cool riding

the fonz

not so very long ago, the popular contention was that cycling was 'the new golf', a claim that was not as derogatory as it might seem. my father was, to be kind, not a particularly competent golfer, despite possessing a leather golf bag emblazoned with his surname. this is perhaps not quite as narcissistic as it may at first appear; it was simply a case of our family sharing their surname with arnold palmer, arguably the first 'superstar' of televised golf, beginning in the late 1950s.

my father's middle-executive lifestyle invariably included a reputed 'need' to spend the occasional weekday playing golf with clients. in this respect he probably was quite successful, never being in any danger of embarrassing himself and said clients, by actually winning a match. as i understand it, using golf for this particular purpose was common practice amongst middle-class executives, a practice that was apparently threatened at one point in the past decade, by cycling.

personally, i had a lucky escape in this respect, having once been invited to join my bank manager for a bike ride around the principality, a potential engagement that was only avoided by the gent having need of attending a meeting on the scottish mainland. fortunately, the subject was never again broached. do not misunderstand my motives: i had no personal qualms with my bank manager - he was (and is) a perfectly likeable fellow - but i had no great wish to transform a bike ride into some form of mobile meeting or consultation.

reputedly coined in 2010 by the market research company, mintel, the acronym m.a.m.i.l. (middle aged men in lycra) could also be viewed as the early part of the popularisation of cycling, eventually leading to the comparison with golf. intending no disrespect to those who actually partake of the occasional game of golf, it's not the most active or physically testing of sports. in fact, i have been moved on more than a single occasion to state that golf is far less a sport than it is a hobby.

enmity towards the activity, in my case at least, is engendered predominantly by the amounts of money that can be earned by those at the top of the sport, remuneration that frequently appears to be out of all proportion to the effort invested. i mean, they even have someone alongside to carry their golf clubs, so it's not as if any training undertaken has to rely on the improvement of one's physique, stamina, or nutritional conditioning. i can but point out that i hold similar misgivings about snooker and darts.

at the time of writing, i have not long finished watching the irrepressible wout van aert take top step on the podium at kuurne-brussels-kuurne, following his third place in saturday's omloop het nieuwsblad. the combined distance of both events tops out at near 400 kilometres at an average speed of around 44kph, achievements which require one heck of a lot more training than any championship winning golfer. yet wout has a reputed annual salary that is easily exceeded (by a factor of close to 1.5) by the £3.5 million paid to the winner of golf's player's championship.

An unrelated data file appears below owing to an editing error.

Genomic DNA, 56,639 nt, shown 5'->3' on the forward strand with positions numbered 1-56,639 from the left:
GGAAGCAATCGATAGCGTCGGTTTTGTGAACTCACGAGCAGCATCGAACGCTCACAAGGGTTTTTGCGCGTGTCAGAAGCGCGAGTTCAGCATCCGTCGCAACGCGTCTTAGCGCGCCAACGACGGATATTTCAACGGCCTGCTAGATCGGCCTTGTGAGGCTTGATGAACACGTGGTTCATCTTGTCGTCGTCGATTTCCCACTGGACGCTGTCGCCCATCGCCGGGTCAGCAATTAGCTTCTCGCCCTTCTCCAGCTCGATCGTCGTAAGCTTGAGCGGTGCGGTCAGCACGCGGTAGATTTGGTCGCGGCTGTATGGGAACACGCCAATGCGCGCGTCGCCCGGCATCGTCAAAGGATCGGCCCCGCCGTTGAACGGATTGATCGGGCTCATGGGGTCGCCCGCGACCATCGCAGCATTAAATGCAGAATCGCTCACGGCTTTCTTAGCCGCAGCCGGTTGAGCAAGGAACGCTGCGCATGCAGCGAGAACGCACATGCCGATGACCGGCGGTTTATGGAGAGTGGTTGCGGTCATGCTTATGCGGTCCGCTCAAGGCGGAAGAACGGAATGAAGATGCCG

i mention this purely as an aside that might place certain factors in some sort of perspective; i realise that points such as this do not always find themselves popular with many, and it's not one that i have any intention of continuing to press. at least, not for the present.

there is not doubt, however, that during the decade stretching from 2010 to 2020, cycling exhibited an increase in popularity. there are a number of reasons for this, including the facts that prince bradley won not only the tour de france, but olympic gold, while chris hoy won several olympic golds, and, if memory serves correctly, not only were both provided with knighthoods, but the accolade of bbc's sports personalities of the year. british cycling and cycling uk (formerly the cyclists touring club) both trumpeted a dramatic increase in membership and for a time, the larger cycling retailers spread their wings just a little farther across the nation.

extending matters by just a year or two, the covid years brought an increase in cycle sales due to a desire to travel in isolation from the virus, and the fact that cycle stores were considered to be essential services during periods of lockdown. whether or not this increase in popularity fostered a 'coolness' factor upon the activity of cycling, is a point worth debating, but surely only from a point of distant observation? which beggars the question, do those of us who ride regularly consider ourselves to be 'cool'? it's a question that would receive short shrift on the island; there are so few of us in the local peloton, that even when dressed in debbie's jerseys or one drawn from the local distilleries, i seriously doubt any innocent bystander would describe any one of us as 'cool'.